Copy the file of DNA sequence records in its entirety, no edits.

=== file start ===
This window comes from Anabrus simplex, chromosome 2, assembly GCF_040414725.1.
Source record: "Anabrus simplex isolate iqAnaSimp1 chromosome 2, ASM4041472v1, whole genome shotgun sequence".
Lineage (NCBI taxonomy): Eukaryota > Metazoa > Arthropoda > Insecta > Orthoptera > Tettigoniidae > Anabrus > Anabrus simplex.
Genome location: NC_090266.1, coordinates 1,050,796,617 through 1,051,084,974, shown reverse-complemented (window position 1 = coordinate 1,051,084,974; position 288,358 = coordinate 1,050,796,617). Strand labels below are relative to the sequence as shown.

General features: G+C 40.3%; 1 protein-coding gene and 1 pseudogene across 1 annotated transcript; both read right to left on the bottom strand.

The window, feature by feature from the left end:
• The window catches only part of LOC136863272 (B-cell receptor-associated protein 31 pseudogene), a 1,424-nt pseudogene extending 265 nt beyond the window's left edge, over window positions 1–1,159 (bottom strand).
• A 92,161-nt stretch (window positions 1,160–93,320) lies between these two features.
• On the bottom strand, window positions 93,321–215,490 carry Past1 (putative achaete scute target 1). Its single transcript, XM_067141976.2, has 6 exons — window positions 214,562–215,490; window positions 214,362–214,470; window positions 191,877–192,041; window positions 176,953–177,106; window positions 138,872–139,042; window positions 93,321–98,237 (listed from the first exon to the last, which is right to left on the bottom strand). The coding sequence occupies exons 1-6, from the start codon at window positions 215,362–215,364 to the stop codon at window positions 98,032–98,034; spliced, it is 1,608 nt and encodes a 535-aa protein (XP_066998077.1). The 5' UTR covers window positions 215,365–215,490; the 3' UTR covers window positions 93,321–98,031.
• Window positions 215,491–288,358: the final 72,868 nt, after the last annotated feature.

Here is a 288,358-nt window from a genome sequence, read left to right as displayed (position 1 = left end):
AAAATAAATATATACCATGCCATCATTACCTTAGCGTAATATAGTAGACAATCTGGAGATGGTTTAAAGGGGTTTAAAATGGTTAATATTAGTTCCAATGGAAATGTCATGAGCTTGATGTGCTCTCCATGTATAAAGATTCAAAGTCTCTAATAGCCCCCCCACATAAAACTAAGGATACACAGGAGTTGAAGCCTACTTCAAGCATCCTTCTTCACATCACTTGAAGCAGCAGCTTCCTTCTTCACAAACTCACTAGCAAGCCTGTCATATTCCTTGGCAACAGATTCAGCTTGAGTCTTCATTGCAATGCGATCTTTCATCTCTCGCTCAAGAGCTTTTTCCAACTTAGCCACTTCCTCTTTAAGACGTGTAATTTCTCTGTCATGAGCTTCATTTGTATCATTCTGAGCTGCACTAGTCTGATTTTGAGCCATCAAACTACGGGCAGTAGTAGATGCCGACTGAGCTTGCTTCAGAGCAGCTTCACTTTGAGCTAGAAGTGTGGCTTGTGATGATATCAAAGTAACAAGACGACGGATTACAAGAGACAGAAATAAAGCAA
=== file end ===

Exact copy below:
This window comes from Anabrus simplex, chromosome 2, assembly GCF_040414725.1.
Source record: "Anabrus simplex isolate iqAnaSimp1 chromosome 2, ASM4041472v1, whole genome shotgun sequence".
Lineage (NCBI taxonomy): Eukaryota > Metazoa > Arthropoda > Insecta > Orthoptera > Tettigoniidae > Anabrus > Anabrus simplex.
Genome location: NC_090266.1, coordinates 1,050,796,617 through 1,051,084,974, shown reverse-complemented (window position 1 = coordinate 1,051,084,974; position 288,358 = coordinate 1,050,796,617). Strand labels below are relative to the sequence as shown.

General features: G+C 40.3%; 1 protein-coding gene and 1 pseudogene across 1 annotated transcript; both read right to left on the bottom strand.

The window, feature by feature from the left end:
• The window catches only part of LOC136863272 (B-cell receptor-associated protein 31 pseudogene), a 1,424-nt pseudogene extending 265 nt beyond the window's left edge, over window positions 1–1,159 (bottom strand).
• A 92,161-nt stretch (window positions 1,160–93,320) lies between these two features.
• On the bottom strand, window positions 93,321–215,490 carry Past1 (putative achaete scute target 1). Its single transcript, XM_067141976.2, has 6 exons — window positions 214,562–215,490; window positions 214,362–214,470; window positions 191,877–192,041; window positions 176,953–177,106; window positions 138,872–139,042; window positions 93,321–98,237 (listed from the first exon to the last, which is right to left on the bottom strand). The coding sequence occupies exons 1-6, from the start codon at window positions 215,362–215,364 to the stop codon at window positions 98,032–98,034; spliced, it is 1,608 nt and encodes a 535-aa protein (XP_066998077.1). The 5' UTR covers window positions 215,365–215,490; the 3' UTR covers window positions 93,321–98,031.
• Window positions 215,491–288,358: the final 72,868 nt, after the last annotated feature.

Here is a 288,358-nt window from a genome sequence, read left to right as displayed (position 1 = left end):
AAAATAAATATATACCATGCCATCATTACCTTAGCGTAATATAGTAGACAATCTGGAGATGGTTTAAAGGGGTTTAAAATGGTTAATATTAGTTCCAATGGAAATGTCATGAGCTTGATGTGCTCTCCATGTATAAAGATTCAAAGTCTCTAATAGCCCCCCCACATAAAACTAAGGATACACAGGAGTTGAAGCCTACTTCAAGCATCCTTCTTCACATCACTTGAAGCAGCAGCTTCCTTCTTCACAAACTCACTAGCAAGCCTGTCATATTCCTTGGCAACAGATTCAGCTTGAGTCTTCATTGCAATGCGATCTTTCATCTCTCGCTCAAGAGCTTTTTCCAACTTAGCCACTTCCTCTTTAAGACGTGTAATTTCTCTGTCATGAGCTTCATTTGTATCATTCTGAGCTGCACTAGTCTGATTTTGAGCCATCAAACTACGGGCAGTAGTAGATGCCGACTGAGCTTGCTTCAGAGCAGCTTCACTTTGAGCTAGAAGTGTGGCTTGTGATGATATCAAAGTAACAAGACGACGGATTACAAGAGACAGAAATAAAGCAA